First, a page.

Why are most women-owned business still smaller than $500,000 in revenue?
More than 1,000 women business owners gathered earlier this month in Miami at the national conference of the National Association of Women Business Owners (NAWBO) to identify opportunities and challenges to building their companies and having an even more significant impact on the economy.
While women are launching businesses at a rapid pace — 1.5 times higher than the national average — their companies still remain small in scope, with only 4 percent reaching earnings of $500,000 and only 1.8 percent surpassing the million dollar mark, according to American Express small business research.
Fortunately, there are myriad efforts underway to boost those percentages — from training on leadership, to new forms of financing, to laws that encourage government contacts to include women. “We have come far but we can’t take our eye of the ball,” said Julie Weeks, president and CEO of Womenable, a for-profit social enterprise to enable women entrepreneurship worldwide.
The country now celebrates 25 years since the passage of HR 5050, federal legislation known as the Women’s Business Ownership Act of 1988, which was critical in boosting women entrepreneurs’ access to capital and independence and led to a surge in women-owned businesses. Virginia Littlejohn, a former NAWBO president, said she recalls a member trying to get a loan for her business in the 1970s. Divorced, the bank wanted her to have her ex-husband co-sign the loan. When she refused, the banker wanted her to have her 17-year-old son do it.
There also have been laws passed that help women to get government contracts. But Billlie Dragoo, the 2013-2014 NAWBO National Chair, still finds that the capital available to women business owners isn’t as plentiful as it is for men. “Women still have to use their personal savings and credit cards,” she said. Dragoo considers access to growth capital the next frontier and she’s trying to do something about it. In her state of Indiana she is forming a venture capital fund for women-owned businesses to tap. “I would like to see it happen across our 60 chapters,” she said.
Speaking in Miami, Anna Colton, Bank of America’s Small Business Banking national sales executive, said the reasons why women are struggling to land venture capital may be the type of businesses they run. Venture capital firms tend to invest in high tech and life sciences, but women tend to have professional services firms, she notes. Colton feels that could change when venture capital firms are made to understand the growth and success of women-owned businesses.
Still, Colton feels women business owners wear many hats and often overlook the need for financial expertise to grow their businesses. A recent Bank of America survey found only 23 percent of women who own business feel financially savvy. Colton says her bank has personal advisors assigned to work closely with each women business owner. Bringing in that expertise, “that’s how you create work life balance,” she says.
For several decades, the top four issues for women business owners have been 1) access to capital 2) access to government contracts 3) access to expertise and mentors 4) and gaining enough respect to secure a seat at the table. Today, there are more than 8.6 million women-owned businesses who still encounter those challenges.
Meanwhile, many of Miami’s small business owners, including women-owned businesses, are optimistic, and more than half (55 percent) anticipate a revenue increase for their small business over the next year. However, they remain concerned about the health of the overall economy. Most do not expect to increase hiring efforts. Only 22 percent plan to hire new employees in the next year, according to the Bank of America survey.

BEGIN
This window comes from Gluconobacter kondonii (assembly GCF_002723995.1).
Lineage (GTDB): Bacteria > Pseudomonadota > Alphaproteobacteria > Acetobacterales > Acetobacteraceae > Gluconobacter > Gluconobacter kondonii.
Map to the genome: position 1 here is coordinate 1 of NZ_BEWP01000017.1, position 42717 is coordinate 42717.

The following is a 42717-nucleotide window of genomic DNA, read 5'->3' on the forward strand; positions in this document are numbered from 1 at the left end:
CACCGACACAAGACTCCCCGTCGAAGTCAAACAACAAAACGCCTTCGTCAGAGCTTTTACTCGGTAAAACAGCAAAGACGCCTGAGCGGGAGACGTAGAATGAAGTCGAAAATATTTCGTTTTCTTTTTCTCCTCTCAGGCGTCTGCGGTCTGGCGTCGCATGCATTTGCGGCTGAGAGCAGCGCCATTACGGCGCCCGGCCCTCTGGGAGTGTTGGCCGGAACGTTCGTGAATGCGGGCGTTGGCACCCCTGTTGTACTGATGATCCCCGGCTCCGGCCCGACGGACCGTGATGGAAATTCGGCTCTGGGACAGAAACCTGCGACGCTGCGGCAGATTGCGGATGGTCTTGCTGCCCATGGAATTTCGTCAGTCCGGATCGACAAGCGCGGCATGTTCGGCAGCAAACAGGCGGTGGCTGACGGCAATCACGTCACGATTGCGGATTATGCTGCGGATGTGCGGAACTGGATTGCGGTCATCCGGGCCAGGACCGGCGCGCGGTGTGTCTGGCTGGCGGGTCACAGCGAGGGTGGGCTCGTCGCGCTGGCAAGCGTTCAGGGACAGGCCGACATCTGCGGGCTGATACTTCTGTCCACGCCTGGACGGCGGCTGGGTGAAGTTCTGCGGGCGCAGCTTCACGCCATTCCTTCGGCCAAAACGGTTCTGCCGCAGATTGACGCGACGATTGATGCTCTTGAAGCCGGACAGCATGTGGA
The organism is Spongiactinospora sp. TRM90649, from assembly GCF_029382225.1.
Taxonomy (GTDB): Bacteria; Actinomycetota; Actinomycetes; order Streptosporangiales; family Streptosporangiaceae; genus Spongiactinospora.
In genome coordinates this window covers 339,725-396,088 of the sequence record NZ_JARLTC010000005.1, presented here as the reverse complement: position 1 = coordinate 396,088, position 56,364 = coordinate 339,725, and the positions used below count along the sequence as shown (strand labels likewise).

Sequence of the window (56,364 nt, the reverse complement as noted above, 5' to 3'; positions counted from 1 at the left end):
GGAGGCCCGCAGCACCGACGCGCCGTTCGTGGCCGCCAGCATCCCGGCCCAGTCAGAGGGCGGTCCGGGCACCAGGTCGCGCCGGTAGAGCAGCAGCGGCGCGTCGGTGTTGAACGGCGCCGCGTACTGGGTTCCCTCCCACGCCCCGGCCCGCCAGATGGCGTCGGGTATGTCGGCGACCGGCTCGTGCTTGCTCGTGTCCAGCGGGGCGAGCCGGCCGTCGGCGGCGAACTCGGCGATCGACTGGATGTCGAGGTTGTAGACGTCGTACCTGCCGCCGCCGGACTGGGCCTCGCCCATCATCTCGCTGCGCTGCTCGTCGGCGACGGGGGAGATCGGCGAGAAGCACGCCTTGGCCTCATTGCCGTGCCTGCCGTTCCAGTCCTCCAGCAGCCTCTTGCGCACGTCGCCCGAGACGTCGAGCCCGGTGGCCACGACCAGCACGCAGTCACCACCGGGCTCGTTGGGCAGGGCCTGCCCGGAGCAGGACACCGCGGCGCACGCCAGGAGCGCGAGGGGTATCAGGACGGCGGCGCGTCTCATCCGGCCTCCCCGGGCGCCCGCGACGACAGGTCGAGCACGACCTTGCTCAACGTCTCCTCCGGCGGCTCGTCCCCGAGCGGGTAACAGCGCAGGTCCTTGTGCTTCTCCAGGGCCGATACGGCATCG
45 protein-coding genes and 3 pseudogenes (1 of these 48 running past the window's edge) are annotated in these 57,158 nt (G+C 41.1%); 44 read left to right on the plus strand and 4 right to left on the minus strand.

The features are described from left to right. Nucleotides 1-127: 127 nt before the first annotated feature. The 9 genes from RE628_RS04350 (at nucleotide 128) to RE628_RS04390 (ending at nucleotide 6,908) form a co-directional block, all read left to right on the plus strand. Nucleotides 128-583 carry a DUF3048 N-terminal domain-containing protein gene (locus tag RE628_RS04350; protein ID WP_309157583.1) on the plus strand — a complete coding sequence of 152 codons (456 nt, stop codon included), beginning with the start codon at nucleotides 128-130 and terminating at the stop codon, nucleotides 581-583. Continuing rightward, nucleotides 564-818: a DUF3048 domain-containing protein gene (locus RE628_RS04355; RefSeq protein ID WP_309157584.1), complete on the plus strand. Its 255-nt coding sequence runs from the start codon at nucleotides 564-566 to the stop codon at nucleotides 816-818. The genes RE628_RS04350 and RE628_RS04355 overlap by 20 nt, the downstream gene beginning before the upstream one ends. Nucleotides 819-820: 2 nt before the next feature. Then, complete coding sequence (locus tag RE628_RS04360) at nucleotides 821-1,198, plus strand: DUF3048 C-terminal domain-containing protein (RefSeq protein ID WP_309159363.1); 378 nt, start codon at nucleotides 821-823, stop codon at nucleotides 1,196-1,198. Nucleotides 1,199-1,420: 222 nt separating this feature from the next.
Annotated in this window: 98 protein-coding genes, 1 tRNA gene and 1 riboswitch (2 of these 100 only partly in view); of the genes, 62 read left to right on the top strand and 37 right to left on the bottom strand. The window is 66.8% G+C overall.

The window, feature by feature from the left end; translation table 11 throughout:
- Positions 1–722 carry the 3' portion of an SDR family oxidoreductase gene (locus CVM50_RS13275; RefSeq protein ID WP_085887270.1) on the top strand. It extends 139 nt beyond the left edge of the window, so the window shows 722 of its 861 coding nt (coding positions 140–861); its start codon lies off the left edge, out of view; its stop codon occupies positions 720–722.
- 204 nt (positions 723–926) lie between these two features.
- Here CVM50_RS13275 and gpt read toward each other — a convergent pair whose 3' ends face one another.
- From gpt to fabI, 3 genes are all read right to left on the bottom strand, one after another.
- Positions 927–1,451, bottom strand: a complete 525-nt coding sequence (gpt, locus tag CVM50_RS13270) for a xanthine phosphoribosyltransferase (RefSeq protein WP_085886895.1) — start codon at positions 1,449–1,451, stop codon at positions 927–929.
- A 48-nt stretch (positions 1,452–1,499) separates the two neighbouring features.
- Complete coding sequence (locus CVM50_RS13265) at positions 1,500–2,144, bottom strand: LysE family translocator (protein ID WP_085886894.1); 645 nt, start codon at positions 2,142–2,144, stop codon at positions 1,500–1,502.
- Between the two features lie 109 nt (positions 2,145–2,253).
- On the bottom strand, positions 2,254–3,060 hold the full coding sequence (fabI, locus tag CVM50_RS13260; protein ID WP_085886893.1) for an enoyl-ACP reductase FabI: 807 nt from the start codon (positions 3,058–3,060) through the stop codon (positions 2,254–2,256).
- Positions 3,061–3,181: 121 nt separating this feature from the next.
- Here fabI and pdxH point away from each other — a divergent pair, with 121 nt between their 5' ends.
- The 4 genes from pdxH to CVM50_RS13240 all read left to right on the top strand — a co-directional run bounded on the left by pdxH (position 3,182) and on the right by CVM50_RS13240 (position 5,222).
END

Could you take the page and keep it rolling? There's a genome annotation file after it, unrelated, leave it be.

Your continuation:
American Express Open also wants to see women business owners grow their businesses and hire. It just launched OPEN for Women: CEO BootCamp. “It’s all about helping women entrepreneurs make a mindset shift to be more successful CEOs,” said Alexandra Ytuarte, an American Express Open executive. Already women are connecting online on the dedicated website, www.openforwomen.com/ceobootcamp/, tapping financial education resources and sharing challenges and solutions, she said.
An American Express Open survey found 72 percent of women entrepreneurs say their focus on growing their business is consistent, however, only 13 percent of women say they spend more time working ON the business rather than IN the business.
In Miami, American Express used the NAWBO conference to help roll out its new initiative aimed at building confidence, competence and connections for women. Charlotte Beers, former CEO of Ogilvy and Mather and author of I’d Rather Be in Charge, led a breakout from the CEO BootCamp curriculum on how to increase your confidence as a leader.
“Women need to say what we mean and speak in a way that we inspire and persuade others. This can be learned,” Beers said.
Beers, a former ad agency CEO who also worked for the Bush Administration as the Under Secretary for Public Diplomacy and Public Affairs, just wrote a book about her path of self discovery on the way to holding positions in the C-suite.
In Miami, she emphasized the golden rule of communication: It’s not what you say, it’s what they hear. As a female leader she advised: Eliminate the extraneous, don’t repeat yourself, and be willing to step out of the team to show you are convinced and committed to thinking a certain way on an issue.
“You have to master skill of being an artful communicator. One day, you will want to say, ‘this is the right thing to do’ and when you turn around, people are following you. That’s leadership!”
Miami Career Coach Casandra Roache said she encourages women business owners to dream bigger about their revenue growth. “They just need a little encouragement and help to break it down step by step.”